The A1C test is our best scorecard to show how well we are controlling our diabetes. It measures how much glucose has been sticking to our red blood cells for the previous two or three months. Since our bodies replace each red blood cell with a new one every four months, this test tells us the average of how high our glucose levels have been during the life of the cells. The experts recommend that we should get our A1C level tested at least twice a year. People who take insulin need to get it about four times a year. If the test shows that our blood glucose level is high, it means that we have a greater risk of having diabetes problems. Think of the A1C as an early warning system for the insidious complications that we can get down the road when we don’t control our condition. But what do we mean by a “high” A1C level? Here the experts disagree. The American Diabetes Association says that we need to keep our A1C results below 7.0 percent. The American Association of Clinical Endocrinologists sets the target at 6.5 percent. The International Diabetes Federation, or IDF, also recommends that most people with diabetes keep their levels below 6.5 percent. The more our A1C level is higher than normal, the greater the likelihood that we will suffer from one or more of the complications of diabetes. And here too the experts disagree with how they define “normal.” People who don’t have diabetes have A1C levels below 6.0 percent. That’s the gist of what I wrote here recently in “The Normal A1C Level.” The IDF agrees. But more aggressive endocrinologists say that a truly normal A1C ranges from 4.2 percent to 4.6 percent. That’s what Dr. Richard K. Bernstein wrote in Dr. Bernstein’s Diabetes Solution. No matter what our level is, we can be sure that lower is Continue reading >>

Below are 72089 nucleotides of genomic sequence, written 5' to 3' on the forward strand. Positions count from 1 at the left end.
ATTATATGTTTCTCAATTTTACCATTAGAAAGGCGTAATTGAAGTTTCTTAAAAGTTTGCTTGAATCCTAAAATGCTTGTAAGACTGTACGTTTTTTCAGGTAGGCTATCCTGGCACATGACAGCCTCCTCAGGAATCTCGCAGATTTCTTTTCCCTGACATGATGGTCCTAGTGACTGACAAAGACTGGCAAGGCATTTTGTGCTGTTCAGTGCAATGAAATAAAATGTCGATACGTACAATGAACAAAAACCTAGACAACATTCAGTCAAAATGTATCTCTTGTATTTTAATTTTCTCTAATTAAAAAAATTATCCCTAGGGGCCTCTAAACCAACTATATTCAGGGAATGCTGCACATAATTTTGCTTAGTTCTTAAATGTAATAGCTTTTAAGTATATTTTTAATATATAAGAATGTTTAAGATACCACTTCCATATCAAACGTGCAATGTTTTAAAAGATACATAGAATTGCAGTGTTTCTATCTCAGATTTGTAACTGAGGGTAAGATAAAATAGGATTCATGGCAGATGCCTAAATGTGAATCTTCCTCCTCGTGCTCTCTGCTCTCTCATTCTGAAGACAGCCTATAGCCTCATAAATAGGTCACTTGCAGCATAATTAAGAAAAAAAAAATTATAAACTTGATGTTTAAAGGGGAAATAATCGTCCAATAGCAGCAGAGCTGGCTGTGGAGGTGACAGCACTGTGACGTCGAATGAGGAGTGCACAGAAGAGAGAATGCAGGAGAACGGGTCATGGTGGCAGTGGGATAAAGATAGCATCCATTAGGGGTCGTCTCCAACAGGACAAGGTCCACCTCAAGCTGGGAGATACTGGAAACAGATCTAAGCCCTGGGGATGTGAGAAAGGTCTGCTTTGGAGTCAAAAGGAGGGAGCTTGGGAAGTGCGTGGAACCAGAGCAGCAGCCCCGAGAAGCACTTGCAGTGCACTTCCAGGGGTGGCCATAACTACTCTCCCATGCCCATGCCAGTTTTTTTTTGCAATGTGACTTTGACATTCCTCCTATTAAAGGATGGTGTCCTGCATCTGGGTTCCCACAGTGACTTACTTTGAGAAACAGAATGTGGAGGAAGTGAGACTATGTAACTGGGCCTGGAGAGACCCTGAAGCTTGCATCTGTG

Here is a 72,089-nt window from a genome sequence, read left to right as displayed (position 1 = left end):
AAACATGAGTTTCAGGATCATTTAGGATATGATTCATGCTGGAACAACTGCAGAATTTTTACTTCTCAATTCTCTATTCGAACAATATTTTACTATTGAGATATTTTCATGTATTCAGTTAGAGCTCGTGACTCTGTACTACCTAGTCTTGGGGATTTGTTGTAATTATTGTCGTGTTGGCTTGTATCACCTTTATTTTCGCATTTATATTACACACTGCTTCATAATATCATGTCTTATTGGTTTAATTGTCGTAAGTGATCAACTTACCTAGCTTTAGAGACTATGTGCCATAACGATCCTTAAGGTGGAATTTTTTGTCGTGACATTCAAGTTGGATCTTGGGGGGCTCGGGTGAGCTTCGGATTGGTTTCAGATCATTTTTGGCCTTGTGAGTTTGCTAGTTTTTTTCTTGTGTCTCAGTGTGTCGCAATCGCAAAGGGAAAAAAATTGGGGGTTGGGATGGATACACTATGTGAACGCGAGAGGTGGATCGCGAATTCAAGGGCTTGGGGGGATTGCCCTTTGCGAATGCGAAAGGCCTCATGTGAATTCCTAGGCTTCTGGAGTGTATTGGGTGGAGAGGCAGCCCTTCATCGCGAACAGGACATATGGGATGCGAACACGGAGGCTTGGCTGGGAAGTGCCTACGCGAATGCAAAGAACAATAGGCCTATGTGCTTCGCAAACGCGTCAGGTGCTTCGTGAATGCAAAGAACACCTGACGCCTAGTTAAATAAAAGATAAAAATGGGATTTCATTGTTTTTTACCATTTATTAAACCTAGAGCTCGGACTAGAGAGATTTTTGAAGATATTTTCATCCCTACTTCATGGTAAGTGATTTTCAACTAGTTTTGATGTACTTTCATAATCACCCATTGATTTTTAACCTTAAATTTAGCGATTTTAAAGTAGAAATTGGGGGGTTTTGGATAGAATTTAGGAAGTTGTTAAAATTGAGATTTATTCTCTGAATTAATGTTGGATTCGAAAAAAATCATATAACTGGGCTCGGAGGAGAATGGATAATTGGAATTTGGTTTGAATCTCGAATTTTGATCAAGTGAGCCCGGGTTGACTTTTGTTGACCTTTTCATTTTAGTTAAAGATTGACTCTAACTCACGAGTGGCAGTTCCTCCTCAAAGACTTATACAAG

Can You Lower Your A1c With Diet And Exercise?

Can You Lower Your A1c With Diet And Exercise?